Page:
Ten years ago, South African photographer and Canon Explorer Martin Osner left behind the creative trappings of commercial photography to follow a career in fine art. CPN writer Mark Alexander catches up with him for an inspirational chat and to find out about a remarkable project that has taken him around the world...Occasionally you stumble upon a new technique or a way of looking at the world that doesn’t just enthuse, but fundamentally challenges the way you approach photography. When that happens, you get renewed motivation and a desire to push yourself further as a photographer. Martin Osner is that catalyst.
The South African fine art photographer has been shooting “all his life” and is currently in the final throes of completing an epic ten-year project that has taken him around the world photographing a collection of objects that have elegantly past their sell-by dates. ‘Abandoned’ is a body of work with purpose and direction; it dispels with many of the trappings usually associated with landscape photography. For instance, Osner isn’t a fan of the tripod.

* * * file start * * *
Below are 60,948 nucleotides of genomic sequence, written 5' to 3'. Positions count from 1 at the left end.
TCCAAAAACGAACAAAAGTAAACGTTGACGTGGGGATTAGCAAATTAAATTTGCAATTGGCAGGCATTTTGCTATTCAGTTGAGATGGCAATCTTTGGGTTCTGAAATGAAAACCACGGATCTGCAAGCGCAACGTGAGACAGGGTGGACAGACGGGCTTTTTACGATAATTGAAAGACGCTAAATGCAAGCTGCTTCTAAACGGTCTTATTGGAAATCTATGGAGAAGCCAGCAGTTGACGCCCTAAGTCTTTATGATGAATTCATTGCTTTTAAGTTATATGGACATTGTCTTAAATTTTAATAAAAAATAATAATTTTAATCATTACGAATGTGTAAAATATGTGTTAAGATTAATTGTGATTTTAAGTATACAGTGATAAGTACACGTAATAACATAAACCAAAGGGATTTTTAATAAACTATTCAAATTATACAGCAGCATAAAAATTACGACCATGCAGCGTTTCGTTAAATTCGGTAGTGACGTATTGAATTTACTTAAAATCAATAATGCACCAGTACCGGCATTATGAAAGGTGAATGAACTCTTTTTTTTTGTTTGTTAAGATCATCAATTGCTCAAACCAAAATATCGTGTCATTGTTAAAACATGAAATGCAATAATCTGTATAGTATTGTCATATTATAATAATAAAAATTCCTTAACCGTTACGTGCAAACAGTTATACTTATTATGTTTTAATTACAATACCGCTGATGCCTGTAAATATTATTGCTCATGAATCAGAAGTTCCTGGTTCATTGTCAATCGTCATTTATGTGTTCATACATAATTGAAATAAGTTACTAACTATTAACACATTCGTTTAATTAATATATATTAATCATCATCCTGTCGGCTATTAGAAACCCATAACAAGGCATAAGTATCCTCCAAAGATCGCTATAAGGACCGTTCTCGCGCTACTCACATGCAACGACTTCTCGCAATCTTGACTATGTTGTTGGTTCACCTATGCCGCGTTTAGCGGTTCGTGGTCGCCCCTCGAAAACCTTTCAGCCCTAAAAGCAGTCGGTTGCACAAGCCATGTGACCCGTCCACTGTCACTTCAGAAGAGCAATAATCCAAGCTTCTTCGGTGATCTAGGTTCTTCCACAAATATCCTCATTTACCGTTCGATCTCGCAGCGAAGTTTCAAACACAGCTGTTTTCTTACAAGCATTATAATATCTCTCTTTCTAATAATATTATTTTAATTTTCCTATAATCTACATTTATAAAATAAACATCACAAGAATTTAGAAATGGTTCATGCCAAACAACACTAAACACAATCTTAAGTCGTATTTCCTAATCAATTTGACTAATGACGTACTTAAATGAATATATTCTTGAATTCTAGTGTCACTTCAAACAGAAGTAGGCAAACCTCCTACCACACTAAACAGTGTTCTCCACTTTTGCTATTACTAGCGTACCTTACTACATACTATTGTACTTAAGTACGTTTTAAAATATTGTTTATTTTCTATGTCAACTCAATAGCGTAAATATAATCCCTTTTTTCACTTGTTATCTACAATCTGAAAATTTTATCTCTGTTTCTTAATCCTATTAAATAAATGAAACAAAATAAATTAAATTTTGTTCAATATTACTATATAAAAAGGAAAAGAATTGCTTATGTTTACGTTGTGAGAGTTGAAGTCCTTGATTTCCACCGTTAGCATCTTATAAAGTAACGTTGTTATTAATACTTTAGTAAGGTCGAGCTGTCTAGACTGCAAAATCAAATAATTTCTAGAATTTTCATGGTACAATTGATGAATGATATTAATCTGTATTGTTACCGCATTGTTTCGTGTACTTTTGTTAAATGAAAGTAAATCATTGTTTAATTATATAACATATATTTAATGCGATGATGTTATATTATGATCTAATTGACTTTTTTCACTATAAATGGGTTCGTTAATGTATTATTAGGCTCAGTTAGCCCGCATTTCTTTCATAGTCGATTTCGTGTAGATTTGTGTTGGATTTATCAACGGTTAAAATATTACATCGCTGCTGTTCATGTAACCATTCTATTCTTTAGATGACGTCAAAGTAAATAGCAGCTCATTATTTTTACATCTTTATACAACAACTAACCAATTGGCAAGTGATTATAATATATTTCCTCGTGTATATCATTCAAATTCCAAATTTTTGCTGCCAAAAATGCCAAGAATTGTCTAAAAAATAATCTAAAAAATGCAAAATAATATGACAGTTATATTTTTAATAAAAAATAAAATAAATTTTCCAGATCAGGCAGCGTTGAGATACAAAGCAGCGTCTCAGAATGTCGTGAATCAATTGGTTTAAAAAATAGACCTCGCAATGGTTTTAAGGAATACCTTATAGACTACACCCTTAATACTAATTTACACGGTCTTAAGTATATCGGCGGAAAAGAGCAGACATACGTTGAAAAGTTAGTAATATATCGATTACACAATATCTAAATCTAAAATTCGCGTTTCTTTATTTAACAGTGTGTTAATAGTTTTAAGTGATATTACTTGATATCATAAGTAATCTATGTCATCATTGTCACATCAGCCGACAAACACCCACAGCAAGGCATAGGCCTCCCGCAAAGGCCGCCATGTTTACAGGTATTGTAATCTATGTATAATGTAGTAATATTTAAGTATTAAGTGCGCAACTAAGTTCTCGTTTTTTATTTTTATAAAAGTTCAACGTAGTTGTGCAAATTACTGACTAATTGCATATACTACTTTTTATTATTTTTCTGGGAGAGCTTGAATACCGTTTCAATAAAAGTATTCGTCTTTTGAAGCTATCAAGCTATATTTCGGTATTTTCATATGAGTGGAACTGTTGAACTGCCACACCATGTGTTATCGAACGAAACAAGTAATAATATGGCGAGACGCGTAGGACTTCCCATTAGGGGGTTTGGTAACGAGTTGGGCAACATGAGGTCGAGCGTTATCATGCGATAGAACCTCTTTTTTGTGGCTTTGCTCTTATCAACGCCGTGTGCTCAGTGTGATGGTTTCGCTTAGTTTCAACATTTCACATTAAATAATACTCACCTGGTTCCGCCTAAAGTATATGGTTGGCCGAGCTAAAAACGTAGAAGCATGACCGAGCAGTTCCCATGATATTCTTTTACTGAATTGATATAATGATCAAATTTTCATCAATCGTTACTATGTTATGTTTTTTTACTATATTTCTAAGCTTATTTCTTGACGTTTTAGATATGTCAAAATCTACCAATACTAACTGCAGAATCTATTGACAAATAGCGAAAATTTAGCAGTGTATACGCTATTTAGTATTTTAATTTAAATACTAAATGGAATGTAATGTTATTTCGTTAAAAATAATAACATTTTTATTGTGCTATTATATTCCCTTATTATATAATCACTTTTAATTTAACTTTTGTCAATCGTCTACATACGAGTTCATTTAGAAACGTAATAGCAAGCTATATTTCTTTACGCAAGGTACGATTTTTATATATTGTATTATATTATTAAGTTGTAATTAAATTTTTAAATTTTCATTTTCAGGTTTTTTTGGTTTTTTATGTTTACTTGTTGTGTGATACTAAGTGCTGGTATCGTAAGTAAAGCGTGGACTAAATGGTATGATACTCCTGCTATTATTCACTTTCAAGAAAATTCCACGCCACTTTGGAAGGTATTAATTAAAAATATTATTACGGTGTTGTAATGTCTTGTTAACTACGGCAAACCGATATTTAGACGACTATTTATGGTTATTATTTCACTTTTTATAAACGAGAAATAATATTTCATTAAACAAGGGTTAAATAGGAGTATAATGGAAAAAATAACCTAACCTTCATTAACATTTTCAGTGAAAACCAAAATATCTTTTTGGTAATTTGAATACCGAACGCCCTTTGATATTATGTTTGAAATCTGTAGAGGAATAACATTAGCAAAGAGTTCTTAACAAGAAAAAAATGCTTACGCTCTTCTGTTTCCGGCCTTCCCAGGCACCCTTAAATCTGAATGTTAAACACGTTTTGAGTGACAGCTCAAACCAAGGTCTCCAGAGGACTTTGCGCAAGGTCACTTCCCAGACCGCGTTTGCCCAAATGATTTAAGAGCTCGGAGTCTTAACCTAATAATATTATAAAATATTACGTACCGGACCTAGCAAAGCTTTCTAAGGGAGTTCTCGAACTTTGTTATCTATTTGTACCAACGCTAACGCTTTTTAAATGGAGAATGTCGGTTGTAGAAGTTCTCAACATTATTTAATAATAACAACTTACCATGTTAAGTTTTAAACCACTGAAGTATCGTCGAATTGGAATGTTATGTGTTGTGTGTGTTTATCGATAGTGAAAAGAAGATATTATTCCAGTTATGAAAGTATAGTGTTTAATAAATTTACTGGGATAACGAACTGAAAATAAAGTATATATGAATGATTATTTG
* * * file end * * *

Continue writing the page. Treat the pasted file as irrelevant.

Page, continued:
“The tripod is a necessary evil,” he says calmly, “I will only use it when I have no other choice. My advice is that you try to shoot with the camera in the hand as much a possible because making an exciting composition is much easier this way as you can ‘feel it’ and move small amounts until it is perfect. But if you need to use a tripod, first look for the best composition handheld and then make sure the tripod is placed in the exact position that has been established. Most people plonk the tripod down at a convenient height, place the camera on the tripod and shoot form a boring, convenient and compromised angle. But tripods do not understand composition.”